For many of us, there are certain vegetables that just take us years to try for the first time because we think they’re bland or awful-tasting, it’s hard for us to even imagine what to do with them, or we’re afraid of what these foods do to our urine (haha).
For me, asparagus is one of those veggies. It took me years to try, let alone buy them fresh. While some will say they’re an expensive taste to acquire, I can tell you, this springtime treat is worth it!
So, if you’ve ever wondered what does asparagus taste like, and how you can prepare it for a nice meal, let’s dive right in and find out!
What Is Asparagus?
Asparagus has been cultivated for thousands of years. It’s a nutritious vegetable and a member of the lily family. It’s even said to be related to leeks, onions, and garlic, yet the appearance and taste of asparagus are quite different from its relatives.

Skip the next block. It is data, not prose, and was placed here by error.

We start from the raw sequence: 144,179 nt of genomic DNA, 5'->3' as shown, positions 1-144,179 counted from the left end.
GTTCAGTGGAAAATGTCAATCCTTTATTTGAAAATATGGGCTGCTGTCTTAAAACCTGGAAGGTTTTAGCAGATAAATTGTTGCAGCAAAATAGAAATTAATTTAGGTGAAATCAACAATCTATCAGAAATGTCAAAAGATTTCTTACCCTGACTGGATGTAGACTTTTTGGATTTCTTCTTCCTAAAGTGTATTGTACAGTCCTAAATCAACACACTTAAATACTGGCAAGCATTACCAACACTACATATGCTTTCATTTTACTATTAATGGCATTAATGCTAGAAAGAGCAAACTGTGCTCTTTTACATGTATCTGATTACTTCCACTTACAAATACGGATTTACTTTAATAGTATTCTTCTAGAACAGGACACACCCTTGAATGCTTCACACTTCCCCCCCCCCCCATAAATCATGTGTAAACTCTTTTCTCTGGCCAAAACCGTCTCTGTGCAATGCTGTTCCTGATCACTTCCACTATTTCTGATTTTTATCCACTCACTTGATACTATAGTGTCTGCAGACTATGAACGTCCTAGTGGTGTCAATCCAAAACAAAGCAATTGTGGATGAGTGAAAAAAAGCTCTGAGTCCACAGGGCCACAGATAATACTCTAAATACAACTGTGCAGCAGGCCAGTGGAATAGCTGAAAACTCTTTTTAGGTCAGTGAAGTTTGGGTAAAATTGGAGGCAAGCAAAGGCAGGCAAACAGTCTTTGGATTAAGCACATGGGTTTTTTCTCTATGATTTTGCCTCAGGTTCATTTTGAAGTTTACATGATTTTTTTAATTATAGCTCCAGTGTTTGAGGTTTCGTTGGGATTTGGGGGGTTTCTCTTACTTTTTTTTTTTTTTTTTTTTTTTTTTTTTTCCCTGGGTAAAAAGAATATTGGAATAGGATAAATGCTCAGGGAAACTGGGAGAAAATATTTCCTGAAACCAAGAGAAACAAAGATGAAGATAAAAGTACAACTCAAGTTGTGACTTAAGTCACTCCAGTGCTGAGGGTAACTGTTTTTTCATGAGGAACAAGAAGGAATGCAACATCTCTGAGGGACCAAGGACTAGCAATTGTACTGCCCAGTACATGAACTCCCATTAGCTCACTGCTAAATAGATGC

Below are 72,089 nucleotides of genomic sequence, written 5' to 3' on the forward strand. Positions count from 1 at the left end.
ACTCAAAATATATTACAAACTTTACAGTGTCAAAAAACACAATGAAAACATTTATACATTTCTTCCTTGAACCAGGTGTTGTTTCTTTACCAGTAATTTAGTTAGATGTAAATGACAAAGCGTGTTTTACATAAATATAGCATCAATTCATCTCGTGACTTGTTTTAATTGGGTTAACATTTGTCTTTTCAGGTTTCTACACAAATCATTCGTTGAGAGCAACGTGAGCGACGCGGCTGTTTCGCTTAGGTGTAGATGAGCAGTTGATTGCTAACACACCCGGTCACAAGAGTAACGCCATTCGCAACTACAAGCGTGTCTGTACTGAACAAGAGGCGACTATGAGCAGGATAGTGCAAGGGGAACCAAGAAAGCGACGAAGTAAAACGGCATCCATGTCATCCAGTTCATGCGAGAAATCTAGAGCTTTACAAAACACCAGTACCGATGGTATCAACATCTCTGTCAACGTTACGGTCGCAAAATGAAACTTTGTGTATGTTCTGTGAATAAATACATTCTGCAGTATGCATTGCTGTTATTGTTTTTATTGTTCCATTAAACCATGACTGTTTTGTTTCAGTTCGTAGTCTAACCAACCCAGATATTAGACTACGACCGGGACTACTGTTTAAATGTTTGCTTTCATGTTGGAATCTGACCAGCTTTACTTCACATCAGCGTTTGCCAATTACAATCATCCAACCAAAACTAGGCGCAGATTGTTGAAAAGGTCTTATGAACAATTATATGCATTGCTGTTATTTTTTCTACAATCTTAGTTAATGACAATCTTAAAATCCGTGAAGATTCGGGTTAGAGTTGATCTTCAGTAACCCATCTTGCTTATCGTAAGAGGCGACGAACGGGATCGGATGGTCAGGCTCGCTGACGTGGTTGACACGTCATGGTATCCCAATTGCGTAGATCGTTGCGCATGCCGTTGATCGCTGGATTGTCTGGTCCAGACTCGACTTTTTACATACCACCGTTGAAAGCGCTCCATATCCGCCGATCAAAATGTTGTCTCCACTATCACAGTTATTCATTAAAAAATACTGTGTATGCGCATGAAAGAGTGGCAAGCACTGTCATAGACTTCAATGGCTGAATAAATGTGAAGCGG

While asparagus is native to Europe, Asia, and the northwest parts of Africa, it’s being cultivated all over the world.
At the grocery store or produce market, you’ll most likely bump into green and white asparagus, but you may also see a purple variety.
While all three varieties have a long, spear-like shape, green asparagus have brown edges and scaly tips. Purple asparagus is the same, only a difference in color and crowned tips.
White asparagus gets its color from being grown beneath dirt or black plastic, which shields it from sunlight and prevents chlorophyll production. Because these are labor-intensive to keep blanched, they come with a higher price tag.
Taste and Texture